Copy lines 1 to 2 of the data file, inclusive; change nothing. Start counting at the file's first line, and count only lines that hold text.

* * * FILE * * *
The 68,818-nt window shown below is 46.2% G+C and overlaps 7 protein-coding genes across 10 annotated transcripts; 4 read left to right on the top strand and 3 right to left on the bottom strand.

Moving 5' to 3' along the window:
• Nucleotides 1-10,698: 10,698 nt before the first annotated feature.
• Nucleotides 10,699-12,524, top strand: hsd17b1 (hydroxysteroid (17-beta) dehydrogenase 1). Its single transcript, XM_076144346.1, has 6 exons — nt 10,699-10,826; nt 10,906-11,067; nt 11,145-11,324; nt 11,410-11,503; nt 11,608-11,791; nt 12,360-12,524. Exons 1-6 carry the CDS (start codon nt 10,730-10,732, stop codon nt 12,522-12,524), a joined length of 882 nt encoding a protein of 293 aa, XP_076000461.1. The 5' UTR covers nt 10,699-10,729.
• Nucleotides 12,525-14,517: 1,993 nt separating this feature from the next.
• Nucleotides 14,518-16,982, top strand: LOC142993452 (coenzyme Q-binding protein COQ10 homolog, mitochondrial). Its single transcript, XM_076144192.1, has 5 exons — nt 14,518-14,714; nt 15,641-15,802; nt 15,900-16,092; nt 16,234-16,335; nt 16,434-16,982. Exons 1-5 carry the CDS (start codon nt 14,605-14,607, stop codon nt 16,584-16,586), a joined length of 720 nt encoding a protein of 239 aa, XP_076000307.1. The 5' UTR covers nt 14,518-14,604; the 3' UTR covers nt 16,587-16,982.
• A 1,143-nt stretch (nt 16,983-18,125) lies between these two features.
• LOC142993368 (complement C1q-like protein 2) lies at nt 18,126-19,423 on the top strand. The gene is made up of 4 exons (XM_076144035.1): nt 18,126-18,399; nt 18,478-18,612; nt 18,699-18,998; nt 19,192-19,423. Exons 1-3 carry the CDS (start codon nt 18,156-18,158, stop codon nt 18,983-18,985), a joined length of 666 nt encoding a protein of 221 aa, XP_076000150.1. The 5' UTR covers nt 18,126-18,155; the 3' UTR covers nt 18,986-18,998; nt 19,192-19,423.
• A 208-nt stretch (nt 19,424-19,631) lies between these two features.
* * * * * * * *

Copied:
The 68,818-nt window shown below is 46.2% G+C and overlaps 7 protein-coding genes across 10 annotated transcripts; 4 read left to right on the top strand and 3 right to left on the bottom strand.

Moving 5' to 3' along the window: